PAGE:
Another challenge for the registrar, one that is not talked about widely enough, is the technification of the role. Historically, the registrar largely performed a clerical role, but today’s registrar may be expected to undertake significant responsibilities such as project management, systems testing and troubleshooting, and business data analytics and reporting. 

In a 2020 American Association of Collegiate Registrars and Admissions Officers’ (AACRAO) webinar, presenters Leesa Beck, UC Santa Barbara, and Mike Andersen, Naval Postgraduate School, discuss in detail this concept of technification—how registrars have gone from needing purely functional skills to needing both functional and technical skills and knowledge, and are now ‘funky-techs’. 

They also discuss the challenges such as role reclassifications, training, post-implementation responsibilities for large IT systems projects, and even staff who miss having the student connection—a result of their role becoming so technical. Then they share advice on how they have overcome these challenges. One of the main messages was to ‘lean in’ to technology.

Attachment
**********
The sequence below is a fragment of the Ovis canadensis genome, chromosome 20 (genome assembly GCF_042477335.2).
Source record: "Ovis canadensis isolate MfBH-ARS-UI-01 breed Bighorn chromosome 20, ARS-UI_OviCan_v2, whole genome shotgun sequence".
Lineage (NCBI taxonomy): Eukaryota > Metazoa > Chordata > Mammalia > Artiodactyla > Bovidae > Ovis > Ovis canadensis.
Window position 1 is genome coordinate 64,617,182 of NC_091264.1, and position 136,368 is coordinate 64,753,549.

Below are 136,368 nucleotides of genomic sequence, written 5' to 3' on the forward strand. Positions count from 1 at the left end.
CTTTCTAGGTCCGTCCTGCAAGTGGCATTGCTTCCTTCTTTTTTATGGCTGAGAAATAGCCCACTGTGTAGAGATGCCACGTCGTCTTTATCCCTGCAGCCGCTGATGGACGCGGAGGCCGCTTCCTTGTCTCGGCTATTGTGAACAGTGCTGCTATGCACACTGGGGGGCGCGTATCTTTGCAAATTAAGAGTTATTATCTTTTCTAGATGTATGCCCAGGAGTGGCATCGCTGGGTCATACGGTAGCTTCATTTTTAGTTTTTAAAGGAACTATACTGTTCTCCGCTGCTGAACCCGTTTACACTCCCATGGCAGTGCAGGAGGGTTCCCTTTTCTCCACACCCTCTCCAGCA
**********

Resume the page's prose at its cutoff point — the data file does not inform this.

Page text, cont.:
Having said that, registrars can lean in only so far. Beyond that, technology needs to help make their job easier, for example through automation, versioning, auditing and data reporting capability, and advanced administrative controls. Registrars already know this, so the next statement is more for software vendors delivering solutions in the higher education space. The implementation process, the ability of the solution to integrate with existing systems (including homegrown systems), and post-implementation self-serviceability really matter. We vendors need to support registrars so they can keep weaving those precious bonds.